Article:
Overview

Matched only by Hemingway’s A Moveable Feast, Paris France is a "fresh and sagacious" (The New Yorker) classic of prewar France and its unforgettable literary eminences.

Celebrated for her innovative literary bravura, Gertrude Stein (1874–1946) settled into a bustling Paris at the turn of the twentieth century, never again to return to her native America. While in Paris, she not only surrounded herself with—and tirelessly championed the careers of—a remarkable group of young ...

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Paris France

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Overview

Matched only by Hemingway’s A Moveable Feast, Paris France is a "fresh and sagacious" (The New Yorker) classic of prewar France and its unforgettable literary eminences.

Celebrated for her innovative literary bravura, Gertrude Stein (1874–1946) settled into a bustling Paris at the turn of the twentieth century, never again to return to her native America. While in Paris, she not only surrounded herself with—and tirelessly championed the careers of—a remarkable group of young expatriate artists but also solidified herself as "one of the most controversial figures of American letters" (New York Times).

In Paris France (1940)—published here with a new introduction from Adam Gopnik—Stein unites her childhood memories of Paris with her observations about everything from art and war to love and cooking. The result is an unforgettable glimpse into a bygone era, one on the brink of revolutionary change.

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Editorial Reviews

The Nation
“Full of charm, a very personal charm, and humor.”
The Atlantic
“[A] testament of love…[and] affirmation of faith by one who knows the meaning of French civilization and loves France.”
Guardian
“Less a love affair than an enduring marriage with a people and a country.”
Megan O’Grady - Vogue.com
“[Gertrude Stein’s] droll double vision is best appreciated in Paris France. First published in 1940 and freshly reissued with an introduction by Adam Gopnik, it’s a portrait of her beloved Paris pre-occupation, full of bons mots on fashion, food, art, and love—just the thing for a friend dreaming in French.”
Kirkus Reviews
A contrarian expatriate's impressionistic rendering of her adopted country, just before the ax fell. Gertrude Stein (1874–1946) said that writers "have to have two countries, the one where they belong and the one in which they live really." She would know; born in Pennsylvania, she moved to Paris in 1903 and never left. Writing this slim 1940 volume in the looming shadow of the Nazi invasion, Stein comports herself as an American de Tocqueville, seeking to define a country she knew intimately but which never stopped surprising her. France was the locus of "logic and fashion," a barometer of civilization, and the place where 20th-century art and literature were created (often in her own salon, a second home to Hemingway and Picasso, among others). As Adam Gopnik writes in a useful introduction, the book is "a picture of Paris by an American who thinks as Americans think, and we see America in the picture when she thinks she is showing us France." Stein wrestles with her subject, saying what it is by saying what it isn't, offering up observations both astute and sentimental. "Foreigners were not romantic to [the people of France], they were just facts, nothing was sentimental they were just there, and strangely enough it did not make them make the art and literature of the twentieth century but it made them be the inevitable background for it." It's an idealized picture, in many ways; the people "cannot really lie," and "children are never really harshly treated." Stein didn't fully grasp the Nazi threat, but she sensed it. A unique, romantic memoir and a perfect introduction to a unique American voice.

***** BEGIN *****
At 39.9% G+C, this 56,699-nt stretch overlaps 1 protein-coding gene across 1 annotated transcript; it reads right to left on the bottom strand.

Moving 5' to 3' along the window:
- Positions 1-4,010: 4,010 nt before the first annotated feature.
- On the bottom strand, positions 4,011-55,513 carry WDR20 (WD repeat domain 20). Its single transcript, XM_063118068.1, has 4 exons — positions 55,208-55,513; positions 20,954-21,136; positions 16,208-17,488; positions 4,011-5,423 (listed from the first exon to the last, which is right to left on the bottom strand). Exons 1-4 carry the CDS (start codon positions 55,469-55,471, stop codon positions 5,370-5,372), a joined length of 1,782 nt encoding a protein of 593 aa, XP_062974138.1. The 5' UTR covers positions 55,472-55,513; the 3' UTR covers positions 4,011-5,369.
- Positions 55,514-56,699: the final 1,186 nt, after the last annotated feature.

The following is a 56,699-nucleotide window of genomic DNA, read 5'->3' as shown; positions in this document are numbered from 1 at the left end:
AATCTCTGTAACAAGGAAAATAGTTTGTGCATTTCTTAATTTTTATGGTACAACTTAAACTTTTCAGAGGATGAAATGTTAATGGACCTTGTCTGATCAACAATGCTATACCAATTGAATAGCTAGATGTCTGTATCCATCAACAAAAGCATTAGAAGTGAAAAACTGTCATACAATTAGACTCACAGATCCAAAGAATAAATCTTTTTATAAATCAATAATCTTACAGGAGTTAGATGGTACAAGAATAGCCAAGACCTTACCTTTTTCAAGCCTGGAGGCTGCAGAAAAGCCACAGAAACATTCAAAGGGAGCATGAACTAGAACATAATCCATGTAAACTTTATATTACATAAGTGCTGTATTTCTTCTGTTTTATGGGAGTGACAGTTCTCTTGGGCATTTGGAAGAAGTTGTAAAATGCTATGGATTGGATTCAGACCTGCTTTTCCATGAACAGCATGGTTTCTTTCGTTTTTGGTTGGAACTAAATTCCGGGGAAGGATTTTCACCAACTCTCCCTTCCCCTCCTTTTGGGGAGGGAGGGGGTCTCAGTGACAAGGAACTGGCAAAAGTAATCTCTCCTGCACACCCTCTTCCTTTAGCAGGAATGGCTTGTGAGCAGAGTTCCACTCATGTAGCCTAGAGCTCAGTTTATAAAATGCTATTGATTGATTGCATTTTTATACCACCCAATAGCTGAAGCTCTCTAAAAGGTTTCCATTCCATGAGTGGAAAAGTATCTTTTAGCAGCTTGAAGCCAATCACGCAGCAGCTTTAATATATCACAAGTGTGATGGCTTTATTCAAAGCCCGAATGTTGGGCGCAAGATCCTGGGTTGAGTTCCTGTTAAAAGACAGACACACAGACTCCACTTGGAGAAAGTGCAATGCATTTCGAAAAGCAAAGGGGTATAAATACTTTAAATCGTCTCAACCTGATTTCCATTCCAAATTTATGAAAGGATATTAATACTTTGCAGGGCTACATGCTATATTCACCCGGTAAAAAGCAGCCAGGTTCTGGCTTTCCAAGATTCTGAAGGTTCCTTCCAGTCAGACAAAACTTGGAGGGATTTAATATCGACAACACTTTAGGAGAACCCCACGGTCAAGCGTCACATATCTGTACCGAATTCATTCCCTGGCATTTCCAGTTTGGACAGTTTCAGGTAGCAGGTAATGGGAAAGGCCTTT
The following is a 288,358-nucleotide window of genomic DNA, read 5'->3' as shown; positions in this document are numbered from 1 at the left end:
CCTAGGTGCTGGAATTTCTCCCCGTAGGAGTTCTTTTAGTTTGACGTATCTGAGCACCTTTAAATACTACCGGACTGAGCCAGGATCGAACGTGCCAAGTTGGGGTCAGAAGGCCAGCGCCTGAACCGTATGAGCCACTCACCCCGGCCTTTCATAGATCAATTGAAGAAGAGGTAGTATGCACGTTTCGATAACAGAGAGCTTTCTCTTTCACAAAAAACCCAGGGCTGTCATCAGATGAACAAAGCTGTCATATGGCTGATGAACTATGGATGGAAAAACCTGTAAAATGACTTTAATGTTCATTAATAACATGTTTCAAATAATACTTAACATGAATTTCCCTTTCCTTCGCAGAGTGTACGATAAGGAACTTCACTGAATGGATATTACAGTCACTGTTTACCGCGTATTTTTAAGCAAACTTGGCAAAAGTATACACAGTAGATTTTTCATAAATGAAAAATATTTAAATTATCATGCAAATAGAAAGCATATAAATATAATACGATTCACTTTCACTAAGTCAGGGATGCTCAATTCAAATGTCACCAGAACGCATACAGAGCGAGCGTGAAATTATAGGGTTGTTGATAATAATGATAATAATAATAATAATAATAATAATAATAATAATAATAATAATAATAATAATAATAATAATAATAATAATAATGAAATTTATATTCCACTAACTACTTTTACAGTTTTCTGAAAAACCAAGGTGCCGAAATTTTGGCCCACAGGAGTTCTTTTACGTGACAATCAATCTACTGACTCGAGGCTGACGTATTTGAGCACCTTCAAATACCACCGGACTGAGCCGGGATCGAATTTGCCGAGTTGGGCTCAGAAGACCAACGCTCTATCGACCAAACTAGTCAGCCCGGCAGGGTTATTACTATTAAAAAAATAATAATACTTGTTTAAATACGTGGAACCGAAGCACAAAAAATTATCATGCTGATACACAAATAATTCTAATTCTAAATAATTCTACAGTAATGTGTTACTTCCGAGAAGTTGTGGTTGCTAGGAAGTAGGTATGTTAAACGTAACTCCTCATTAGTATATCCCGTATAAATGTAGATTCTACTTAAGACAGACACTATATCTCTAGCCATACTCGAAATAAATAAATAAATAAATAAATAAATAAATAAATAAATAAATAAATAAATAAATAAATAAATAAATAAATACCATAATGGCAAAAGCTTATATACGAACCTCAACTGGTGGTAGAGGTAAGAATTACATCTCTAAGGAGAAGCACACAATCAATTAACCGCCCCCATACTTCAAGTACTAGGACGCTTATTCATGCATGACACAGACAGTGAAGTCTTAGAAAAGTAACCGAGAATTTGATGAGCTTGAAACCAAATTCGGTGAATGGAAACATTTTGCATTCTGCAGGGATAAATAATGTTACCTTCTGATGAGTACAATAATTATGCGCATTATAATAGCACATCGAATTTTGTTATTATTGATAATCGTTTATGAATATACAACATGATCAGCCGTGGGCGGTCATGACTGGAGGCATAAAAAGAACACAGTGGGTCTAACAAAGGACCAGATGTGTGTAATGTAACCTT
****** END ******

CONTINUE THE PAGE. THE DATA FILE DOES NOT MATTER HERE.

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Product Details

  • ISBN-13: 9780871407085
  • Publisher: Liveright Publishing Corporation
  • Publication date: 6/18/2013
  • Sold by: Barnes & Noble
  • Format: eBook
  • Pages: 160
  • Sales rank: 489,280
  • File size: 558 KB

Meet the Author

Gertrude Stein, born in Allegheny, Pennsylvania, in 1874, is a renowned American writer, poet, and art collector. The author of more than a dozen books and countless works of criticism, Stein died in France in 1946.

Adam Gopnik, author of Paris to the Moon and The Table Comes First, is a staff writer for The New Yorker.

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